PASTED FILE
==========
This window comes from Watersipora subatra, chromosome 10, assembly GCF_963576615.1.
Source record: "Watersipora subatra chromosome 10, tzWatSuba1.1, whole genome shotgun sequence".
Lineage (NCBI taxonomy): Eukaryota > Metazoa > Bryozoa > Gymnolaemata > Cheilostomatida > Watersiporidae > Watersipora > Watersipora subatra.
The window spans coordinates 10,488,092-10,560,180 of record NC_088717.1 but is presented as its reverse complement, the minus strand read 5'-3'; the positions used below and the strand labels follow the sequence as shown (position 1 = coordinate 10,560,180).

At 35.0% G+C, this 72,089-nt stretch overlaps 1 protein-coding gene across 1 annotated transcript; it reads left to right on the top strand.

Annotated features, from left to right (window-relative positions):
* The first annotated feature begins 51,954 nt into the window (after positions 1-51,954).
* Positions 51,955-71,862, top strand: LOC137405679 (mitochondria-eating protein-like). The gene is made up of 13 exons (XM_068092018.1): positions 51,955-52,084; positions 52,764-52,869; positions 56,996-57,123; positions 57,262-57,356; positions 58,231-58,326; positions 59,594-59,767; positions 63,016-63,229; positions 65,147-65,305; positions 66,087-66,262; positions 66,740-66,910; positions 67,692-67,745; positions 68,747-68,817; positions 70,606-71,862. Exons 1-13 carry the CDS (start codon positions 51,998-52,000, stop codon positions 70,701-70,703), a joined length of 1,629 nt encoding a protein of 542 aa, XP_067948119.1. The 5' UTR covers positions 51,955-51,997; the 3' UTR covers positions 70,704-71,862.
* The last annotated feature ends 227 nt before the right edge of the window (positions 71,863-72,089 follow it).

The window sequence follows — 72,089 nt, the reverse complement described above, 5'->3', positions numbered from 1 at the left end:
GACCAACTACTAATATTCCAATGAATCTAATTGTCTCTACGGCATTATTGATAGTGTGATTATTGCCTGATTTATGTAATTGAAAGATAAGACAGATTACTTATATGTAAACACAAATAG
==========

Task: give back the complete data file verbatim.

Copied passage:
This window comes from Watersipora subatra, chromosome 10, assembly GCF_963576615.1.
Source record: "Watersipora subatra chromosome 10, tzWatSuba1.1, whole genome shotgun sequence".
Lineage (NCBI taxonomy): Eukaryota > Metazoa > Bryozoa > Gymnolaemata > Cheilostomatida > Watersiporidae > Watersipora > Watersipora subatra.
The window spans coordinates 10,488,092-10,560,180 of record NC_088717.1 but is presented as its reverse complement, the minus strand read 5'-3'; the positions used below and the strand labels follow the sequence as shown (position 1 = coordinate 10,560,180).

At 35.0% G+C, this 72,089-nt stretch overlaps 1 protein-coding gene across 1 annotated transcript; it reads left to right on the top strand.

Annotated features, from left to right (window-relative positions):
* The first annotated feature begins 51,954 nt into the window (after positions 1-51,954).
* Positions 51,955-71,862, top strand: LOC137405679 (mitochondria-eating protein-like). The gene is made up of 13 exons (XM_068092018.1): positions 51,955-52,084; positions 52,764-52,869; positions 56,996-57,123; positions 57,262-57,356; positions 58,231-58,326; positions 59,594-59,767; positions 63,016-63,229; positions 65,147-65,305; positions 66,087-66,262; positions 66,740-66,910; positions 67,692-67,745; positions 68,747-68,817; positions 70,606-71,862. Exons 1-13 carry the CDS (start codon positions 51,998-52,000, stop codon positions 70,701-70,703), a joined length of 1,629 nt encoding a protein of 542 aa, XP_067948119.1. The 5' UTR covers positions 51,955-51,997; the 3' UTR covers positions 70,704-71,862.
* The last annotated feature ends 227 nt before the right edge of the window (positions 71,863-72,089 follow it).

The window sequence follows — 72,089 nt, the reverse complement described above, 5'->3', positions numbered from 1 at the left end:
GACCAACTACTAATATTCCAATGAATCTAATTGTCTCTACGGCATTATTGATAGTGTGATTATTGCCTGATTTATGTAATTGAAAGATAAGACAGATTACTTATATGTAAACACAAATAG